But was he operating too frantically? Are nine points in the first stage of the first race that valuable? Heck, it wasn’t even about nine points. Look at the GIF above. Blaney doesn’t have any drafting help. Stenhouse was blocking him for one or maybe two points at most. Are crazy blocks — especially when they reveal how you can defend positions late in the race — on lap 60 worth a couple points in the first race of the season in a points format that involves a points reset with 10 races to go?
• Dillon’s win is the second-straight time the winner of the Daytona 500 has only led the final lap. Kurt Busch did it last year.
He may also be the first driver to get his first two career wins at the Coca-Cola 600 and Daytona 500. Gonna look that up this week.
• Dillon’s win and Bubba Wallace’s second-place finish marks the first time in over 30 years that the No. 3 and No. 43 cars finished first and second in a Cup Series race. Pretty crazy given that Richard Petty Motorsports is now allied with Richard Childress Racing for 2018 and beyond.
• Matt DiBenedetto was running third before the last multi-car accident that set up the race’s overtime finish. It would have been his best career Cup Series finish and been a huge boost to the underfunded GoFAS Racing team.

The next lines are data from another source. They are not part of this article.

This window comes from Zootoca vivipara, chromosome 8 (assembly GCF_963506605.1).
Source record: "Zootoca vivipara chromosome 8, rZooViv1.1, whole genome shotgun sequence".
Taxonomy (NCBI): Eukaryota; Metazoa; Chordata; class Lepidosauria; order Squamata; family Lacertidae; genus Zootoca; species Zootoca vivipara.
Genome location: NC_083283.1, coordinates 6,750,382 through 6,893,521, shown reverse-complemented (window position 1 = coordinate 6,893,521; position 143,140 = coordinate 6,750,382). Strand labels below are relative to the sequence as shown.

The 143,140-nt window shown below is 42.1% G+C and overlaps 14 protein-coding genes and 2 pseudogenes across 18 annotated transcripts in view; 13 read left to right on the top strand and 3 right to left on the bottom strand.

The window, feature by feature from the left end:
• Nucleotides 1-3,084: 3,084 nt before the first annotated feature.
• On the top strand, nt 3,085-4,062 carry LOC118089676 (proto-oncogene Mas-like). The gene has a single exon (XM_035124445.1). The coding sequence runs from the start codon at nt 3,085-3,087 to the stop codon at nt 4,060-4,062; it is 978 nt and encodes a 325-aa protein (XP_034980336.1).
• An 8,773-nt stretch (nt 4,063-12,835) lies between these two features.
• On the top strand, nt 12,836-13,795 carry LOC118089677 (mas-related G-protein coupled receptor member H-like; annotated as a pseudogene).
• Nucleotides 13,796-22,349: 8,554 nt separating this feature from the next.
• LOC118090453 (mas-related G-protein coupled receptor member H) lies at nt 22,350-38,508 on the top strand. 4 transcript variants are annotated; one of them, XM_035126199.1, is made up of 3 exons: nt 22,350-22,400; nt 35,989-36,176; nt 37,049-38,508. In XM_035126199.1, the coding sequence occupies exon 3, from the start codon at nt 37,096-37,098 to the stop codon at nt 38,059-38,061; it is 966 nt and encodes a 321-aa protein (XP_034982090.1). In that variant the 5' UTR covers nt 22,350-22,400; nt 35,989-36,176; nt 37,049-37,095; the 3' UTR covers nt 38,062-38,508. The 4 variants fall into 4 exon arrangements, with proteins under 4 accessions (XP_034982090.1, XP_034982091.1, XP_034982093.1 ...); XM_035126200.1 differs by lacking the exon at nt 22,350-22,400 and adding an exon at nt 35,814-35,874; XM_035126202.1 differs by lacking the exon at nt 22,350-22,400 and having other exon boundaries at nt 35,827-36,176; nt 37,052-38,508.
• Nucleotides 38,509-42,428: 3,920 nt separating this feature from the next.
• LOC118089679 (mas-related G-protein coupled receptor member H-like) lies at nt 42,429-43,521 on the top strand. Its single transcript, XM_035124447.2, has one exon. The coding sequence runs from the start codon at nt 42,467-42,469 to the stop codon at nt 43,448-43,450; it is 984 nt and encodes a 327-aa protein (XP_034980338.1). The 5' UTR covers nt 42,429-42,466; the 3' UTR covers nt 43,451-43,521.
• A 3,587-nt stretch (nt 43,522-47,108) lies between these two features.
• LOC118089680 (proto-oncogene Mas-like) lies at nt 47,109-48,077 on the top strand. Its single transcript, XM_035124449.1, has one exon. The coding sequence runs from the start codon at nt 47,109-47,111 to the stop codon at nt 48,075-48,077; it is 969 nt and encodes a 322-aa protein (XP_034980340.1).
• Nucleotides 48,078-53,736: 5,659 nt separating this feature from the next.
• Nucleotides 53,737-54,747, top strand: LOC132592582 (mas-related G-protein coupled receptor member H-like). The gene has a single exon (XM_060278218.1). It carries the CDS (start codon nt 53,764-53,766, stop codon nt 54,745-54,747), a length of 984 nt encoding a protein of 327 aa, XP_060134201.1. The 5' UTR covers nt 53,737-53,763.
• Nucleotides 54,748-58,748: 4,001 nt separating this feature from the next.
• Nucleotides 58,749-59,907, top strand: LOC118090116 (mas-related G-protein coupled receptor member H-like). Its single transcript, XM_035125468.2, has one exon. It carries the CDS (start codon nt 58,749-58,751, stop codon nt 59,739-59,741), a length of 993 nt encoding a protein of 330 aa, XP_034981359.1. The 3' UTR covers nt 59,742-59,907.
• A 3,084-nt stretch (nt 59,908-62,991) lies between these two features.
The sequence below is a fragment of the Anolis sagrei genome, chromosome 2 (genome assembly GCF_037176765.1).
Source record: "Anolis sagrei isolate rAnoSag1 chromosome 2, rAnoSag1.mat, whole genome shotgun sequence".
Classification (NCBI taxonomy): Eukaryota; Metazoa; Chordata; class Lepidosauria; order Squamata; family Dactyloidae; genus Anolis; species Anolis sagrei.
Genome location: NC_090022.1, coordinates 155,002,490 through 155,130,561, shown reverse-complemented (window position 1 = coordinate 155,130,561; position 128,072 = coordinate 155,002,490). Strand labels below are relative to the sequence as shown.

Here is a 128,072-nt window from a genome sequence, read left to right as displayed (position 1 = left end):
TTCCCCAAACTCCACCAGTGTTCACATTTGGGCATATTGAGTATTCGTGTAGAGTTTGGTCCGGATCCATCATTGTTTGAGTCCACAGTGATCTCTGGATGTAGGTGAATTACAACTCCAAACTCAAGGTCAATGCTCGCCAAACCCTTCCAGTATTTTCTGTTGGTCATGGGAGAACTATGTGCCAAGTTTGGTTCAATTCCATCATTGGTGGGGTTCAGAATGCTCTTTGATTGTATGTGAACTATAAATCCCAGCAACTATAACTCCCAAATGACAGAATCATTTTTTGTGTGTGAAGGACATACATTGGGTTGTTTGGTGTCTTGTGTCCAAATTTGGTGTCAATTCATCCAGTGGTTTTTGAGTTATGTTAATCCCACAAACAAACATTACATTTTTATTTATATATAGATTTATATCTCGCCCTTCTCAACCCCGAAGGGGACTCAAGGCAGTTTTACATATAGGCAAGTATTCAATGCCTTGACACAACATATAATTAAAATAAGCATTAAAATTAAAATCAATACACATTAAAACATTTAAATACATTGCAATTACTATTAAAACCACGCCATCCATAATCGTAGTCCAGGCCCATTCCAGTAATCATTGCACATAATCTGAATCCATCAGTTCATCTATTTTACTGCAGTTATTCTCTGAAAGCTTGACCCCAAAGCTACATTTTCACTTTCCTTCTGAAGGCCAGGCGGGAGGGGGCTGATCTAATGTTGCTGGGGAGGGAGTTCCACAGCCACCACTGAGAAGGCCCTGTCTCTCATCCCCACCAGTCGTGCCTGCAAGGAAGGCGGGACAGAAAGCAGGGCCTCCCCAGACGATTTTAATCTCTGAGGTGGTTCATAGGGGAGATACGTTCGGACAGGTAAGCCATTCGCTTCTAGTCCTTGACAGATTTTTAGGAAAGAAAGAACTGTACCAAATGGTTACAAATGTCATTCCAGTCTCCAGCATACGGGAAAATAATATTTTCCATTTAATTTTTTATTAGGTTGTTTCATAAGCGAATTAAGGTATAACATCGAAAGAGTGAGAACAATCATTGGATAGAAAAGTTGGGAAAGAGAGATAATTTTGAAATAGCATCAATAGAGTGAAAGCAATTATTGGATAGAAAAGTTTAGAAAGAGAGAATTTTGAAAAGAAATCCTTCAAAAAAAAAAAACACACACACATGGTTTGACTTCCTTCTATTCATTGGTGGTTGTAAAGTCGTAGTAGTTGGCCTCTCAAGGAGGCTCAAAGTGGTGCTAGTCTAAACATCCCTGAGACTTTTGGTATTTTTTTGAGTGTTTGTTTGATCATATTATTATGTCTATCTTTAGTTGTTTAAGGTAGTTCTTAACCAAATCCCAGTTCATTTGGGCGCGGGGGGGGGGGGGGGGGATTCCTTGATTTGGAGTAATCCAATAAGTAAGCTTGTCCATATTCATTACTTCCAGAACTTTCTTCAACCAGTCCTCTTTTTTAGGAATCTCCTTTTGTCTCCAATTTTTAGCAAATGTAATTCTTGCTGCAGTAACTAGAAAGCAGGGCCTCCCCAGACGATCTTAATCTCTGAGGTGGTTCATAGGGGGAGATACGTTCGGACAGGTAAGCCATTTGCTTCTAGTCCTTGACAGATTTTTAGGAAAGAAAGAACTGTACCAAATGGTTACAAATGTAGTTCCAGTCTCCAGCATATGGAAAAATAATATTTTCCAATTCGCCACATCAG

Instead, DiBenedetto’s car ended up as a pile of junk and he finished 27th.
“That’s the thing that I have a love-hate relationship with superspeedways,” DiBenedetto said. “I dread coming to them because it’s so frustrating that everybody just tears up cars and it’s basically a demo derby, but, at the same time, we can also have really good runs and run really fast with our small, little team and group of guys.”
• Justin Marks finished 12th thanks to all the craziness during the race. It’s his best Cup Series finish and the best finish ever for Rick Ware Racing, which typically occupies spaces at the back of the pack. Heck, RWR has just one top five and four top-10 finishes in over 400 Xfinity Series starts.
• Fox’s coverage of the final lap Sunday was abysmal. The broadcast was using a camera from Almirola’s rear bumper live on the final lap when he got hit by Dillon — a perspective that doesn’t provide much context — and took what seemed like forever to get to a replay to show how Dillon made his winning move.
Yes, it was significant that the No. 3 car got to victory lane at Daytona 17 years to the day after Dale Earnhardt’s death and 20 years after Earnhardt’s lone Daytona 500 win. Focusing in on the emotions of Richard Childress Racing is necessary. But it’s also more necessary to provide the context to viewers of how the No. 3 car got to victory lane. And that context was lacking in the moments after Dillon’s win because of the camera angles Fox decided to use.
I didn’t get a chance to study Fox’s broadcast because I was in the Daytona press box, but based on the reactions on Twitter, the final hour of coverage was a disaster. I looked up far too frequently over the course of the final 50 laps and saw commercials on the television ahead of me.
I realize that a lack of cautions in the first 70 laps of the final stage didn’t help the network out. But Fox is in its 18th year of broadcasting NASCAR. Long green-flag runs aren’t a new occurrence to them.